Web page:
Mon 19 Jul 2010

Interview with… Jet


I was lucky enough to interview Melbourne based band Jet ahead of their Shepherds Bush Empire show in London on Sunday after winning a competition with GigsAndTours. From the phenomenal worldwide success of debut album “Get Born” in 2003 Jet were catapulted onto the music scene with a raw, hard rock sound and with the likes of The Strokes, Kings Of Leon and the White Stripes. Since “Get Born” Jet have release two more albums: “Shine On” (2006) and more recently “Shaka Rock” (2009). Both albums have reached commercial success however have been criticised by some for not reaching the bar set in “get born”.

After watching a sound check I managed to catch up with Cam Muncey, the lead guitarist from the band.

How do you find touring Europe in comparison with Australia?

It’s better. Life on the road can be boring especially in Australia when you can drive for 10 hours and nothing changes. In Europe that’s totally different, there’s just so many great places here. However, I love being home as anyone does, and touring itself doesn’t have any character because all you’re doing is driving or flying or whatever and after a while it gets pretty boring.

Obviously you play a lot of countries on your dates, which country would you say has the best crowds, atmosphere etc?

London is great, the UK crowds are always up for it which is amazing and I live in London myself so I love the place. Japan have a very unique way of interpreting music; it could be said the fans are almost like a cult in Japan. The group of people who like western music are really into it, almost like an obsession, which is great for us. I was surprised at how much the Swiss were into it as well.

When you broke out in 2003, it was in a similar time that bands like the Strokes, and the White Stripes were also coming onto the scene. Was it harder for you to keep up with these bands as they were from the US and you were from Australia on the other side of the world?

We just had to get away from it really and put ourselves out there and move away. Once we managed to break into America it managed to sort itself out around the world, because both the UK and the US have great music scenes. We always had the mindsets that if it didn’t work in the US or around the world, we could always go back home to Australia and we would always have support there, and we relied on that.

Shaka Rock almost has a bluesy feel to some of the tracks and you have really gone back to your roots with this one, and are more “comfortable in your skins” as it were. What’s your favourite piece of work you guys have done and why?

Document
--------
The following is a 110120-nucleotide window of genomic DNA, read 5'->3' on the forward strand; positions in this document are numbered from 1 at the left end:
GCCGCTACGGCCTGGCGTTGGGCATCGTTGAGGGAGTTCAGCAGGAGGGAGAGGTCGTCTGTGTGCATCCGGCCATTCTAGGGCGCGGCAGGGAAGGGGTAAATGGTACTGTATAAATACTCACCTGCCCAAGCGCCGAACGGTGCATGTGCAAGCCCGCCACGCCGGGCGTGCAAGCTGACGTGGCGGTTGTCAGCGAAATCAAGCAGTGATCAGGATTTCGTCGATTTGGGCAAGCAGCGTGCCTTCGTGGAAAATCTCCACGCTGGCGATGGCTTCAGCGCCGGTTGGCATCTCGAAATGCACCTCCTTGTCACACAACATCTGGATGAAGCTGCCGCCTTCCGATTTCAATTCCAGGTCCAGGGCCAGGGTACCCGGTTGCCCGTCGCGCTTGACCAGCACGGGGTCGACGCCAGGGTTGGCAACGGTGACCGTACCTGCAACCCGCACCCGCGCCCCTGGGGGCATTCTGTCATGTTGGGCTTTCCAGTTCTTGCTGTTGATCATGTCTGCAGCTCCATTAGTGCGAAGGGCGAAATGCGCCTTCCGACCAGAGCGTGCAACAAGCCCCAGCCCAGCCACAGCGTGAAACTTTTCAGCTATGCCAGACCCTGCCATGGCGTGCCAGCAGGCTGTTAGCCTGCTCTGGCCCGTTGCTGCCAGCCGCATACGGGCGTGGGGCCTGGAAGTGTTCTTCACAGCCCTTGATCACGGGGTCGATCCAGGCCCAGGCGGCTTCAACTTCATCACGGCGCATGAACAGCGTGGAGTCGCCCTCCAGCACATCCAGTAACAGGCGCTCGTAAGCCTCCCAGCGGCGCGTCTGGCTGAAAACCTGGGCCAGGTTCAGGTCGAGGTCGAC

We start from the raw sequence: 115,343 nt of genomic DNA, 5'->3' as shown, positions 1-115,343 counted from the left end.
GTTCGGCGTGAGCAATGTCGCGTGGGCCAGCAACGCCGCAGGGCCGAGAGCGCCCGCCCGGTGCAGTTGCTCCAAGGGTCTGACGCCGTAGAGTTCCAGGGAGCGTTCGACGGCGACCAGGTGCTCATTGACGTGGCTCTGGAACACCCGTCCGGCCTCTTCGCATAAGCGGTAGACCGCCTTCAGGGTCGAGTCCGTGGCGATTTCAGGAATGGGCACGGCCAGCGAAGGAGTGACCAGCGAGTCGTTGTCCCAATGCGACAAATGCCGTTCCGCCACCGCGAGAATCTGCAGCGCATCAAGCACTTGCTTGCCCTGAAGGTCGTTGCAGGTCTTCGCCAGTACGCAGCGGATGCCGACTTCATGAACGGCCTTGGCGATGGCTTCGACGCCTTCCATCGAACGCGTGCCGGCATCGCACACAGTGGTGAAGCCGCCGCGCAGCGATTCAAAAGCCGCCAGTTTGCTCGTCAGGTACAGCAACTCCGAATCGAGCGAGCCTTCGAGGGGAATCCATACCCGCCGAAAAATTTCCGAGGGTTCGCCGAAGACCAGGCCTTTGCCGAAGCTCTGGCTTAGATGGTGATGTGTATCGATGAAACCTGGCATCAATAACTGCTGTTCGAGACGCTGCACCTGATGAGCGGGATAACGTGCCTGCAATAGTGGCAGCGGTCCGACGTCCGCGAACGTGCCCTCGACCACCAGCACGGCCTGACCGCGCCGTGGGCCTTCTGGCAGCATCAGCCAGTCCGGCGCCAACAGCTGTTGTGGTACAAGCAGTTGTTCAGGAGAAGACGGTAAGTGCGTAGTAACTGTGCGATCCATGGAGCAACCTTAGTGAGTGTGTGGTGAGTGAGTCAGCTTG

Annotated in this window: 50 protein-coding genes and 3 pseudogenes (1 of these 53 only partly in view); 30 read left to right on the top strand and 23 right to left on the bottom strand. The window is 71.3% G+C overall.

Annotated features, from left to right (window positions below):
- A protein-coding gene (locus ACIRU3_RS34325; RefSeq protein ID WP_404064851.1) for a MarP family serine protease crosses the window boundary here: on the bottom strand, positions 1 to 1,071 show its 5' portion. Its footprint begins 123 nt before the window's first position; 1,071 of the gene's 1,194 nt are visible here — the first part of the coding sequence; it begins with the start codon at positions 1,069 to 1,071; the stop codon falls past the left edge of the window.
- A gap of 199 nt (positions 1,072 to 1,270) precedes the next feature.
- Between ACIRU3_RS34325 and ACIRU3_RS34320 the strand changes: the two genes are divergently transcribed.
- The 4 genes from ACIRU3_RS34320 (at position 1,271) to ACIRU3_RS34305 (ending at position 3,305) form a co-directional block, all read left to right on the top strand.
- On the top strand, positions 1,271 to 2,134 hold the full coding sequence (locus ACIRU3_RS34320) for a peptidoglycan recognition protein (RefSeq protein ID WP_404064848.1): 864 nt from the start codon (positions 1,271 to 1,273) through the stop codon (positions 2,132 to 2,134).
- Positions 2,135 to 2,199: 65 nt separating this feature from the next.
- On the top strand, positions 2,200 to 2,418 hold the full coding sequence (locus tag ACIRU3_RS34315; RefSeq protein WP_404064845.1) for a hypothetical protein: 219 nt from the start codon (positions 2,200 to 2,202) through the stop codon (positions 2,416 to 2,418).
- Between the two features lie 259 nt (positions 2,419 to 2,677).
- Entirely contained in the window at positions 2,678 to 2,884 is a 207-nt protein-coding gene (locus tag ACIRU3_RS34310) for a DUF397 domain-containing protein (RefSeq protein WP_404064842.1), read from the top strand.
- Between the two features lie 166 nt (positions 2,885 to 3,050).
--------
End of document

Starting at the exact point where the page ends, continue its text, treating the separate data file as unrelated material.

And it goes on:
Well you can never recreate that first one you know, because it’s so new and exciting, we had such an exhilarating time with it. I’m really pleased with this album (Shaka Rock) because we co-produced it ourselves so we had lots of freedom over this album to make it sound how we wanted. We also changed labels, which was a big thing for us. At first producing the album was daunting, however in hindsight it’s been a good move for us.

Some bands say they experience a moment, an out of body experience as such, in which they just feel “yes, we’ve made it”. Have you experienced this feeling yourself?

When we play big gigs we naturally get nervous, so I play a confidence trick on myself and play it down acting like it’s not a big gig at all. I guess the nerves of a huge show almost take away that feeling of “we’ve made it” as you said, but once you get into a huge gig and start enjoying it, it’s amazing. For example when we played Madison square garden with Oasis, we went out there thinking, “we’re going to show Oasis…”, and we were almost competitive!

Do you manage to keep up with new music on smaller labels?

Yeah definitely, when I’m at home and not touring it’s a great time to look into new music. On tour there are too many distractions and I just love going to a record shop and actually buying something I can hold, I hate buying records over the Internet.

So are you a vinyl man then?

Not really, I just stick with CD’s to be honest, although I do have an old “technics” turntable, which my brother gave me, which I need to set up really, it’s just finding the time you know.

You’re playing with General Fiasco tonight, do you usually get to pick your support acts when you go on tour?

Yeah we usually have an input however tonight it was organised by someone else. We’re playing with Powderfinger in Australia next month, which we’re really looking forward to, as it’s their farewell tour and they are like a national institution, like the oasis of Australia. We like to pick the support acts when we can – we’ve had some great support acts in the past.

Was starting your own label hard for you?

Not really as we haven’t really done anything with it yet, we’re just waiting for the right project to come along, and when it does we’ll try and develop it and do something with it.

At this point Jet’s manager turned up as we had ran out of time…..


Words: Elliot Mitchell